Kate's Conservation

Conservation Corner
Prince William Soil & Water Conservation District
By Kate Norris

A Solution to Icy Waters!

This time of year frozen ponds and streams can pose a health hazard to thirsty livestock. Frozen water is not accessible by animals. Animals may injure themselves attempting to break the ice or may venture out onto the ice with dire consequences. Some animals may not drink enough water if their water source is constantly re-freezing or if the available water is very cold. In horses this can lead to impaction colic-a serious and sometimes life threatening condition.

Allowing horses, cows, and other livestock access to surface waters creates a water quality concern. Livestock will typically breakdown the pond or stream banks and cause erosion when they access the water. They will also graze right up to the edge of the water body. Fencing animals at least 35 feet away from the water eliminates erosion from livestock traffic and creates a protected grass or tree buffer to slow down and filter runoff water in a storm. A buffer can effectively utilize and trap soil, manure, fertilizer, and other pollutants that will naturally move downhill toward the water during a rainstorm.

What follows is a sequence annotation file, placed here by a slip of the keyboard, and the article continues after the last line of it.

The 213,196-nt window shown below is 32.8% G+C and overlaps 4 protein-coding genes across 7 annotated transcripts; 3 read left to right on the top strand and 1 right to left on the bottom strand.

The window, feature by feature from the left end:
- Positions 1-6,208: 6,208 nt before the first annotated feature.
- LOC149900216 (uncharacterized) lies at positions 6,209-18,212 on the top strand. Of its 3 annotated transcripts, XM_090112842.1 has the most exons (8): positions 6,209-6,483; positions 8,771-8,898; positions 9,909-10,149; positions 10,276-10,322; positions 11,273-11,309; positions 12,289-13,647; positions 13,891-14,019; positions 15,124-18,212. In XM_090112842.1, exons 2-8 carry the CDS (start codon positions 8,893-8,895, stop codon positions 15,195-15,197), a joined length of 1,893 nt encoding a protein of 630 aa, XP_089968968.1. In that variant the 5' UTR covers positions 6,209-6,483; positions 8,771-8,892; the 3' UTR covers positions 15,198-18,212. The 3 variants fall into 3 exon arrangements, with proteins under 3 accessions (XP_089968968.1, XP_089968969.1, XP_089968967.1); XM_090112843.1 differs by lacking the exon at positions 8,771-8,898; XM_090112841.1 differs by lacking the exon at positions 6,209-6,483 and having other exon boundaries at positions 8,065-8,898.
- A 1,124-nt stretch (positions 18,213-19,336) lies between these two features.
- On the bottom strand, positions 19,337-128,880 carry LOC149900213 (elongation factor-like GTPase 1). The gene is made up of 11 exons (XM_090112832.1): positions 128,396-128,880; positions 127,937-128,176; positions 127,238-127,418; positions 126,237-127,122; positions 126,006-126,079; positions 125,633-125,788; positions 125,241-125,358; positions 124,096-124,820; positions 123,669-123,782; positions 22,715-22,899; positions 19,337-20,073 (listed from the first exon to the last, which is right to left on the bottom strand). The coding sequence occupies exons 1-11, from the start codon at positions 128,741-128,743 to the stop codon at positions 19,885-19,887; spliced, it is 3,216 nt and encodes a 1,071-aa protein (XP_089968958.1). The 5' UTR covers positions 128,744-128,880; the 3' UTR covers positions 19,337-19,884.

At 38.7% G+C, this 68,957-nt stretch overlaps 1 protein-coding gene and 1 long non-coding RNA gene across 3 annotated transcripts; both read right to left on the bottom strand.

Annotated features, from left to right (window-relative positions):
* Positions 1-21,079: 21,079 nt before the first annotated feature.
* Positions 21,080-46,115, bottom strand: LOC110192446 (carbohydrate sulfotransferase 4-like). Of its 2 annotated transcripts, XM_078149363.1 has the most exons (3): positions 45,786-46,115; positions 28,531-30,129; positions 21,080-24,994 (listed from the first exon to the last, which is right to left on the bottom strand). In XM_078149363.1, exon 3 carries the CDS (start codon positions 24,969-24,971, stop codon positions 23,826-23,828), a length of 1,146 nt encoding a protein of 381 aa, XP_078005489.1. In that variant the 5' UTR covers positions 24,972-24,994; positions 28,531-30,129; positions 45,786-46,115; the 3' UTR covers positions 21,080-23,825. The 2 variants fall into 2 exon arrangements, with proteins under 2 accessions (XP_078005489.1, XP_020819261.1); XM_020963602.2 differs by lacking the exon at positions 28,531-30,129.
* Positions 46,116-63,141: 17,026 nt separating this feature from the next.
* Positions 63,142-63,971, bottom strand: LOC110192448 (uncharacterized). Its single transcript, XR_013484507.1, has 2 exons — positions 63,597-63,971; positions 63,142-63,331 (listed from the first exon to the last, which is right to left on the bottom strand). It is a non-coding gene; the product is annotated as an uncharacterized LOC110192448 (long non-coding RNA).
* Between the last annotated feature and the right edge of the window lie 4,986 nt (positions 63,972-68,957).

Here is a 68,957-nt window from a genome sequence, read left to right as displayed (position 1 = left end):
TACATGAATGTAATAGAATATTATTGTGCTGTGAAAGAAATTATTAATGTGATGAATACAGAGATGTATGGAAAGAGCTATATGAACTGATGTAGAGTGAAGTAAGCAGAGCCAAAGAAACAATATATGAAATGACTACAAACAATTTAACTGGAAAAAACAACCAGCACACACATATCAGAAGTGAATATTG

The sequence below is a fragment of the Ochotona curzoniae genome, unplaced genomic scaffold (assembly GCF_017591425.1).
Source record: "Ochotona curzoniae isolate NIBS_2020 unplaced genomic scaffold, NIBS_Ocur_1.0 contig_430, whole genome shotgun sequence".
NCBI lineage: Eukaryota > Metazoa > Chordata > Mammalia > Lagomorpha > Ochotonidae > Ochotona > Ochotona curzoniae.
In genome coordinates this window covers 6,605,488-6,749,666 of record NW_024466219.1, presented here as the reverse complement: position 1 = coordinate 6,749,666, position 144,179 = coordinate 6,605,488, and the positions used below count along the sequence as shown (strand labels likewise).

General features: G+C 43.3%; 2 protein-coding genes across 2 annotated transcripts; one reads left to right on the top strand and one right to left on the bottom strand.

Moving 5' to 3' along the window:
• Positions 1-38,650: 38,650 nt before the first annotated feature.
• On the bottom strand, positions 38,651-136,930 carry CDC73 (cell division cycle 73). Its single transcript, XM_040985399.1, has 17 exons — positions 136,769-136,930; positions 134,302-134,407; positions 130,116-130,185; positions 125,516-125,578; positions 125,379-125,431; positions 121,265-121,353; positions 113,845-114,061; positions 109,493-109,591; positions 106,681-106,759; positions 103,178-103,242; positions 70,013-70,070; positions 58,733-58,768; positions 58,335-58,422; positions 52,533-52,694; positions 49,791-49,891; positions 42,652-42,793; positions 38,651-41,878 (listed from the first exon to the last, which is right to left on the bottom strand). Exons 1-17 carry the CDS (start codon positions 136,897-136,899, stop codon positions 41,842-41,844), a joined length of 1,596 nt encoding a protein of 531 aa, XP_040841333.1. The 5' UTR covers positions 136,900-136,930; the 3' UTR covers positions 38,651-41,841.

Virginia horse farm owners, if you currently rely upon surface waters such as ponds or streams to water your livestock consider a installing a heated, automatic water trough through the Virginia Agricultural Best Management Practice (BMP) Cost Share and Tax Credit Program. A water trough type of your choice can be installed with 75% funding provided by the State if you are willing to fence your animals 35 feet away from surface waters. The following practice elements are also cost-shared at the 75% rate, if needed:

  1. Water and electric lines to water troughs
  2. Gravel and filter fabric at trough sites to eliminate mud
  3. Pond/stream-side fencing (many types available)
  4. Interior fencing and gates to create a rotational grazing system
  5. Multiple automatic water troughs to create a rotational grazing system
  6. Installing a new well to serve livestock (if needed)
  7. A hardened gravel or concrete pad for winter feeding

All living things thrive on ample quantities of clean water. Provide your animals with a clean, consistent source of water by installing a heated, automatic water trough. Install fencing to buffer ponds and streams on your property to protect water quality for aquatic life in waterways. Contact your Conservation District to learn if your farm qualifies for financial incentives like the ones listed above.

Kate's Conservation